Currently, the FOIA/PA Branch maintains approximately 10,000 pages of ADA material. The records are available at a cost of $0.10 per page (first 100 pages free). Please make your requests as specific as possible in order to minimize your costs.

The FOIA/PA Branch also provides internet access to ADA materials at www.usdoj.gov/crt/foia/crt.htm. A link to search or visit this website is provided from the ADA Website.

IV. Other Sources of ADA Information

The Equal Employment Opportunity Commission offers technical assistance to the public concerning the employment provisions of title I of the ADA.

ADA publications
800-669-3362 (voice)
800-800-3302 (TTY)

ADA questions
800-669-4000 (voice)
800-669-6820 (TTY)


The Federal Communications Commission offers technical assistance to the public concerning the communication provisions of title IV of the ADA.

ADA publications and questions
888-225-5322 (voice)
888-835-5322 (TTY)


U.S. Department of Transportation, Federal Transit Administration provides information about the transportation provisions of title II of the ADA.

ADA Assistance Line for regulations and complaints
888-446-4511 (voice/relay)


U.S. Architectural and Transportation Barriers Compliance Board, or Access Board, offers technical assistance to the public on the ADA Accessibility Guidelines.

ADA publications and questions
800-872-2253 (voice)
800-993-2822 (TTY)


The DBTAC: ADA Centers are funded by the U.S. Department of Education through the National Institute on Disability and Rehabilitation Research (NIDRR) in ten regions of the country to provide resources and technical assistance on the ADA.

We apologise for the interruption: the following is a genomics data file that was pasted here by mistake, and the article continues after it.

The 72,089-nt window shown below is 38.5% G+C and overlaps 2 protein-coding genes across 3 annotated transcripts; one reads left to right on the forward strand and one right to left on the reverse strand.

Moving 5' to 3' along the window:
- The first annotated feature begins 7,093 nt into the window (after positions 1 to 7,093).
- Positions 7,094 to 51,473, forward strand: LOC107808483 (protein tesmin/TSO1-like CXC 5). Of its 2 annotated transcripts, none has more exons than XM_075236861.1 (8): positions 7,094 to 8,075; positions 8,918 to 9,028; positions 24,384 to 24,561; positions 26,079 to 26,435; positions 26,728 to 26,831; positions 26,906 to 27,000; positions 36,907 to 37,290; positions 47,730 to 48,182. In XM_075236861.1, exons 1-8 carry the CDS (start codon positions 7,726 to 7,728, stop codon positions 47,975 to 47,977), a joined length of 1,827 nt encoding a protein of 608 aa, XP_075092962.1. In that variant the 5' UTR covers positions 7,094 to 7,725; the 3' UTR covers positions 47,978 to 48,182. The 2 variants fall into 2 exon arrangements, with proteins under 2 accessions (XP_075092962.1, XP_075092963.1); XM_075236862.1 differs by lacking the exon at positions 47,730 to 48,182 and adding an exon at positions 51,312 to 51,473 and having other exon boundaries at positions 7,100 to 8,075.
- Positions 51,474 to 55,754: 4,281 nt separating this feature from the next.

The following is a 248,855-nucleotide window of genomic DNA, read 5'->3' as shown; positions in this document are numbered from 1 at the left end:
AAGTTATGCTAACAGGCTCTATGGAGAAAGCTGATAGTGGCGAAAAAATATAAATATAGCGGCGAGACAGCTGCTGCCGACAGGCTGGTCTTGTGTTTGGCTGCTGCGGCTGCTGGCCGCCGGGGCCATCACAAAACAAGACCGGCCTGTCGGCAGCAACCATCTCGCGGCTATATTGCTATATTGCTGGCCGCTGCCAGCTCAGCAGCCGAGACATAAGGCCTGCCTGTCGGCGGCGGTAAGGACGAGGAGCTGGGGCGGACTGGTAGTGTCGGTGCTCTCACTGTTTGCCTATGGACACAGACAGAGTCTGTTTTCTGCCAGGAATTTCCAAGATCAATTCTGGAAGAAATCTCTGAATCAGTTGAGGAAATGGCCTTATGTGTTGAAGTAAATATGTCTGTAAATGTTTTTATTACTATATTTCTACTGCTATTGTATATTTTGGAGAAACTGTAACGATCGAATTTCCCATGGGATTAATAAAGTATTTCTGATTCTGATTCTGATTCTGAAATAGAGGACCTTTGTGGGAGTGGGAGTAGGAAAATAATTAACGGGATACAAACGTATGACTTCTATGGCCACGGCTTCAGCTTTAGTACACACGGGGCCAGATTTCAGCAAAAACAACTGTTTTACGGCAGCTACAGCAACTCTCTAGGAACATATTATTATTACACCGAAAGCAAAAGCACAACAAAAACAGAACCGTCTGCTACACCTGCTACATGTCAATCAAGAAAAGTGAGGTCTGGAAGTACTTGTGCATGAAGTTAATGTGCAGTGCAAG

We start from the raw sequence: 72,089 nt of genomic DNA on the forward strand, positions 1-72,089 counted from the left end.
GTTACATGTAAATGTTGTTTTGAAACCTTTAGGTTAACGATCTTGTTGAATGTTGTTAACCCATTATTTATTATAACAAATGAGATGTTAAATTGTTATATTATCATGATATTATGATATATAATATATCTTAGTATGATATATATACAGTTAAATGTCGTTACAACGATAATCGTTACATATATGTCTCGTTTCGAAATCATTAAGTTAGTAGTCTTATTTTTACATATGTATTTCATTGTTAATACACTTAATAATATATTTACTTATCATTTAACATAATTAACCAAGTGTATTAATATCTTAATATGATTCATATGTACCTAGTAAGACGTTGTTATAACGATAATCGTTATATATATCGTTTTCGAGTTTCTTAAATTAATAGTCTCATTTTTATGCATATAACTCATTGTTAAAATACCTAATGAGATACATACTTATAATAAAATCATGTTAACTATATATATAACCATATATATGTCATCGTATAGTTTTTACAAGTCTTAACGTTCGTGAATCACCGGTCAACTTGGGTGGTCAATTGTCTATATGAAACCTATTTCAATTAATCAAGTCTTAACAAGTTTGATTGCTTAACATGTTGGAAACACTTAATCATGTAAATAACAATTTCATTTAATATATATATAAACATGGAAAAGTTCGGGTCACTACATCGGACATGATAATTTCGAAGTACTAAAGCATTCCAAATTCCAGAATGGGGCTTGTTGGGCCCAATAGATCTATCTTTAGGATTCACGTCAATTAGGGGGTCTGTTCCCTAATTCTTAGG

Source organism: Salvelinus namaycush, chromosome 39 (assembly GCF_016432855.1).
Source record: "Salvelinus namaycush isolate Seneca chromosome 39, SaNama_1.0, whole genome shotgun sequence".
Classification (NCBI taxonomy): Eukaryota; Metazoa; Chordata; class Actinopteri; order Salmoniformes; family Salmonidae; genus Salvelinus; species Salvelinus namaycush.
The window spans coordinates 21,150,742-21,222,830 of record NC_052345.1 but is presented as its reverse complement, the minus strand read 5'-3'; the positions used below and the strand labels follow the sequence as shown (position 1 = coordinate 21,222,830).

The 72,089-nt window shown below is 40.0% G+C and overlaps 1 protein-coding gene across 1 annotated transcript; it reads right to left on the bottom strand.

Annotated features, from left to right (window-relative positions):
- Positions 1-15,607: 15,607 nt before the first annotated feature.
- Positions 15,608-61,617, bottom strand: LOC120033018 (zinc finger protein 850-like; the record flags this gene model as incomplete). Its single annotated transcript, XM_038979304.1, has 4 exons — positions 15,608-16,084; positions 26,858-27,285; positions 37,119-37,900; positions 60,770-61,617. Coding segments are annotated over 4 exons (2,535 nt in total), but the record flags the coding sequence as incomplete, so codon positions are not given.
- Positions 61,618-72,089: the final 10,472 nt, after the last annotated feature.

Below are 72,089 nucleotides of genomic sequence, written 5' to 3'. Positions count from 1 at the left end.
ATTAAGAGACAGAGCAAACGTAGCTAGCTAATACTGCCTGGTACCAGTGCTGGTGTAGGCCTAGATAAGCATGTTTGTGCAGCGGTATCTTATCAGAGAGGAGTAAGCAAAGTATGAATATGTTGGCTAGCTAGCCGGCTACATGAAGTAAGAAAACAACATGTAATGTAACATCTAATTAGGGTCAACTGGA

ADA technical assistance
800-949-4232 (voice & TTY)


Project ACTION is funded by the U.S. Department of Transportation to provide ADA information and publications on making transportation accessible.

Information on accessible transportation
800-659-6428 (voice/relay)


The Job Accommodation Network (JAN) is a free telephone consulting service funded by the U.S. Department of Labor. It provides information and advice to employers and people with disabilities on reasonable accommodation in the workplace.

Information on workplace accommodation
800-526-7234 (voice)
877-781-9403 (TTY)


V. How To File Complaints

Title I

Complaints about violations of title I (employment) by units of State and local government or by private employers should be filed with the Equal Employment Opportunity Commission. Call 800-669-4000 (voice) or 800-669-6820 (TTY) to reach the field office in your area.

Titles II and III

Complaints about violations of title II by units of State and local government or violations of title III by public accommodations and commercial facilities should be filed with --

U.S. Department of Justice
Civil Rights Division
950 Pennsylvania Avenue, N.W.
Disability Rights Section - NYAV
Washington, D.C. 20530

If you wish your complaint to be considered for referral to the Department's ADA Mediation Program, please mark “Attention: Mediation” on the outside of the envelope.

The Attorney General has determined that publication of this periodical is necessary in the transaction of the public business required by law of the Department of Justice.

Go To PDF Version of this Document


September 1, 2009